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Monday, April 15, 2024

Reflecting on the COVID-19 pandemic as college students

Loss and gratitude can come in many different forms


For freshmen, sophomores and juniors, this is their first in-person spring quarter ever in Davis, and for most seniors, this is their second and final one. It’s a joyous time; not only is spring quarter known to be the best in Davis, but it feels celebratory to return to the activities that students haven’t been able to engage with for two years. There is a glorious sense of relief as the world starts to function a little bit closer to how it did before.

Yet this return back to “normal” life can feel painful too, especially when it contrasts with what we lost in the pandemic. Young people have faced a unique set of challenges these last few years: Many have juggled financial burdens from pandemic shutdowns, cared and provided for sick family members and learned how to survive a pandemic while being full-time students and handling issues that come with being young adults. 

Many students — seniors especially — are reflecting on their time spent in Davis and mourning the little things lost in the past two years. Meeting up with friends for pho at the MU, bumping into an old acquaintance outside of Wellman, cramming for midterms with classmates in the Reading Room — these little life events, no matter how insignificant they may have seemed a few years ago, are finally becoming normal again. It’s bittersweet, though, since we couldn’t experience these things fully during our entire four years of college.

People have endured varying levels of loss during this pandemic. The small social interactions that many lost for the past two years, while minute in comparison to the much larger tolls the pandemic has left on human life and health, are still valid to mourn. It’s okay to feel excitement about returning to old habits and experiences while also feeling melancholy that we have to return to them at all.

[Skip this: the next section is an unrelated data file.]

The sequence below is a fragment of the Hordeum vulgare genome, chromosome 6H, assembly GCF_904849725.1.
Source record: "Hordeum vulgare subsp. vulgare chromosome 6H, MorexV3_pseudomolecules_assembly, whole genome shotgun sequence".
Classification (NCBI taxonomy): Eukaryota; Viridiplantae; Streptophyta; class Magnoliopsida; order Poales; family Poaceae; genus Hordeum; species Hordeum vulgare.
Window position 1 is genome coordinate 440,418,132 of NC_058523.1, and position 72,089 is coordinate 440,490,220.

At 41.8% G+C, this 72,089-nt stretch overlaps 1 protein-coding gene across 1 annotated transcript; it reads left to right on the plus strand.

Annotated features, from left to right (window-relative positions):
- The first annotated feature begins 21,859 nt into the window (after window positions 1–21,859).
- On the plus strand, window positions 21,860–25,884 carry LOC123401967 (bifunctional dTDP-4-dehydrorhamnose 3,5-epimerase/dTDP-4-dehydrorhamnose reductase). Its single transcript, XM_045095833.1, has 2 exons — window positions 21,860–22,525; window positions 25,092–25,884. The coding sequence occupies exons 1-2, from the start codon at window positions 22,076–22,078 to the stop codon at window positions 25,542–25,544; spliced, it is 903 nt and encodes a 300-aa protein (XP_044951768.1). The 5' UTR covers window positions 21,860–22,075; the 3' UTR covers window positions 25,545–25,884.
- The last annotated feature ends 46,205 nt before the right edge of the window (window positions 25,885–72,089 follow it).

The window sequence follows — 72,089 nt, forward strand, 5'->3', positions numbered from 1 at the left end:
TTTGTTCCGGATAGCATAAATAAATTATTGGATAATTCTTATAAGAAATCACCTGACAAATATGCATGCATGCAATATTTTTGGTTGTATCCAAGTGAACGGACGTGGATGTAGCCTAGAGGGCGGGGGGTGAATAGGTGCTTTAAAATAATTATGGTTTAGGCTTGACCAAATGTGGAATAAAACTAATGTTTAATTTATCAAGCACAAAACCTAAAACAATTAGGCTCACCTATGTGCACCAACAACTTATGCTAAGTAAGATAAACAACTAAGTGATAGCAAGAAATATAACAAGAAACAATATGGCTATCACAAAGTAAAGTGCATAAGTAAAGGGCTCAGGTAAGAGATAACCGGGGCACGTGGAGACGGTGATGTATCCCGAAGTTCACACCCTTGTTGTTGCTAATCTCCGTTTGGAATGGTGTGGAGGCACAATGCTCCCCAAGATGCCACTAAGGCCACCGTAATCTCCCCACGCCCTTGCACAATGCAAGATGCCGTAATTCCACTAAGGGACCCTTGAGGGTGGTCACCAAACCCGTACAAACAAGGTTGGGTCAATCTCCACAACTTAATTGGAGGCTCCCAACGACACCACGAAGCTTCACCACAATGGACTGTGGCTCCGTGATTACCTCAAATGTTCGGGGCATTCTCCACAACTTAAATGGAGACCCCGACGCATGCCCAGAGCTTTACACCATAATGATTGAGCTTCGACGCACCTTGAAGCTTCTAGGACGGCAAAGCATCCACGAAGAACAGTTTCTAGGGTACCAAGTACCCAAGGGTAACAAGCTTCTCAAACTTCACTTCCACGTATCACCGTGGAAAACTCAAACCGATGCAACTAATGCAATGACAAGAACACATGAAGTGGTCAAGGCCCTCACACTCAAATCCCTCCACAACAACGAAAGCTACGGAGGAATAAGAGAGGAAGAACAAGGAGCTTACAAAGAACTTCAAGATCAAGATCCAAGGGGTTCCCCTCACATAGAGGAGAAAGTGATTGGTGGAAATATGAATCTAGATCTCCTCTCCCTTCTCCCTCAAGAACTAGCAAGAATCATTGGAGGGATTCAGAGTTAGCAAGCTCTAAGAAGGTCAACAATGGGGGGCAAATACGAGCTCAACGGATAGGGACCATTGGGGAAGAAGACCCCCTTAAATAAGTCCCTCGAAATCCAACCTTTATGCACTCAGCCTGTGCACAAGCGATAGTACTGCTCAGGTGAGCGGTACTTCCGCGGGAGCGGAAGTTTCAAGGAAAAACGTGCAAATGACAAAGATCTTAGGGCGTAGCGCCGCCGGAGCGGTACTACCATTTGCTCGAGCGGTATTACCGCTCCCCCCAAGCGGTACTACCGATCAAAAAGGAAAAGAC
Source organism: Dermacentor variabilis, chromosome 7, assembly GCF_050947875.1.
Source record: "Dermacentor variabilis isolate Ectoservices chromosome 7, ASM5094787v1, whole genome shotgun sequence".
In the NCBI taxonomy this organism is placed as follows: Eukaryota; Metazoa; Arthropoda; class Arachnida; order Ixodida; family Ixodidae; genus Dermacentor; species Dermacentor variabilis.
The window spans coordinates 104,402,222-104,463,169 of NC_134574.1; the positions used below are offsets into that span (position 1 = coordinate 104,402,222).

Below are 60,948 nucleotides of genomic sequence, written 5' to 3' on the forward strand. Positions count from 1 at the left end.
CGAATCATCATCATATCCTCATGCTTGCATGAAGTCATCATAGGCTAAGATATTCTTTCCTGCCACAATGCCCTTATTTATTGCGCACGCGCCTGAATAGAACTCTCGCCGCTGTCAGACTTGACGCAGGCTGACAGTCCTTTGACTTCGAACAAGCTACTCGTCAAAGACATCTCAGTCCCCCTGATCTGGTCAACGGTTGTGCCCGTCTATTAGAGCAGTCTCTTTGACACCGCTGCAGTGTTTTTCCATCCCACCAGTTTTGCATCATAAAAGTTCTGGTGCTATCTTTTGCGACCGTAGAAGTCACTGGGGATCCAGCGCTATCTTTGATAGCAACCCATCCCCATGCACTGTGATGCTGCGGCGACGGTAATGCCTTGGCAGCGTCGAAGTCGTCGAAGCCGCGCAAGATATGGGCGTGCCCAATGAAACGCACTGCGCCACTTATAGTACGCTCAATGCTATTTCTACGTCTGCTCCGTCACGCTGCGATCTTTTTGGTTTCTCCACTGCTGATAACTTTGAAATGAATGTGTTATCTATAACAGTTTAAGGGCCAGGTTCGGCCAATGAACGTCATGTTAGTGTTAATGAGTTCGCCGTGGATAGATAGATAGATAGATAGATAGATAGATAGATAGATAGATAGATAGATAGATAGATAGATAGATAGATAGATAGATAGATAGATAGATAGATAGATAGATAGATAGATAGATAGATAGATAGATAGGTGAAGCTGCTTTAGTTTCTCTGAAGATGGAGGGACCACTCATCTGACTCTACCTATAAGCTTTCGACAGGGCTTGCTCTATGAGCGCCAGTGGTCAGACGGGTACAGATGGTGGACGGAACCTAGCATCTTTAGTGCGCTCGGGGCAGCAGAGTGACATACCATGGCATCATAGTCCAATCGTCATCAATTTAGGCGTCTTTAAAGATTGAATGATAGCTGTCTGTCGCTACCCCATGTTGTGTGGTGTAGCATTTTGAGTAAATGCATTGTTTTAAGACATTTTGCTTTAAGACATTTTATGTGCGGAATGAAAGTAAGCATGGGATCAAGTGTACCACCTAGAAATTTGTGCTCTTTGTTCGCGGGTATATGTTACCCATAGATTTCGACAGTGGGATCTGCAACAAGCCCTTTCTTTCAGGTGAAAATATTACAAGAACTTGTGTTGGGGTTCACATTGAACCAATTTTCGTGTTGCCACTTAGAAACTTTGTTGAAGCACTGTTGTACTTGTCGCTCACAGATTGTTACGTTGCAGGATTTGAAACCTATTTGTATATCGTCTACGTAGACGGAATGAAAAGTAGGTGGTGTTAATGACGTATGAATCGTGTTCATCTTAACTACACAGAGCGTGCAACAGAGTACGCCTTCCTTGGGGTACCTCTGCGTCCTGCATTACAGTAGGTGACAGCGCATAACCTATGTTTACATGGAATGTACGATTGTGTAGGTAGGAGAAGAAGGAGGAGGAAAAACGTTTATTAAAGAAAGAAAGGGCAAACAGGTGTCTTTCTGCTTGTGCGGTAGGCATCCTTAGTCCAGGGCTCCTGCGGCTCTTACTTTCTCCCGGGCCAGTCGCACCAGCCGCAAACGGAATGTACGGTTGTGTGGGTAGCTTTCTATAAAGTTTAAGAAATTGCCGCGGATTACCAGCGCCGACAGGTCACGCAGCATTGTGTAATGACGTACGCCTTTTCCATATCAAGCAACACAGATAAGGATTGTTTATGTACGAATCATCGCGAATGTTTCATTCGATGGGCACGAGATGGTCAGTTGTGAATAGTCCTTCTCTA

That being said, there are things that might not ever change now that we’re emerging from the pandemic — some for the better. This includes flexibility with hybrid courses, more openness to remote work and wearing masks when sick. 

Additionally, a number of students have found new directions in life, as the pandemic led them to reassess their values and prioritize personal well-being. For some, this could look like a new career path or hobby. For others, it could be feeling burnt out from virtual learning and ready to take a break from classes. 

Every year, seniors face some sort of apprehension about the future, but it can be even scarier to enter a world when the future has seemed so uncertain in the last few years. Moving on from a place, while feeling like you weren’t able to fully experience it, can create many conflicting emotions, feelings some of us on the Editorial Board have right now. 

But with five weeks left of spring quarter, it’s time to soak up every bit of Davis you can, whether you’re graduating or returning for school in the fall. Walk through the Arb on a warm evening, lay in the grass at the Wednesday farmers market and enjoy biking at night without a sweatshirt because if there’s anything the pandemic has taught us, it’s that moments like these, shared with those you love, are finite and best celebrated in the present.


Written by: The Editorial Board



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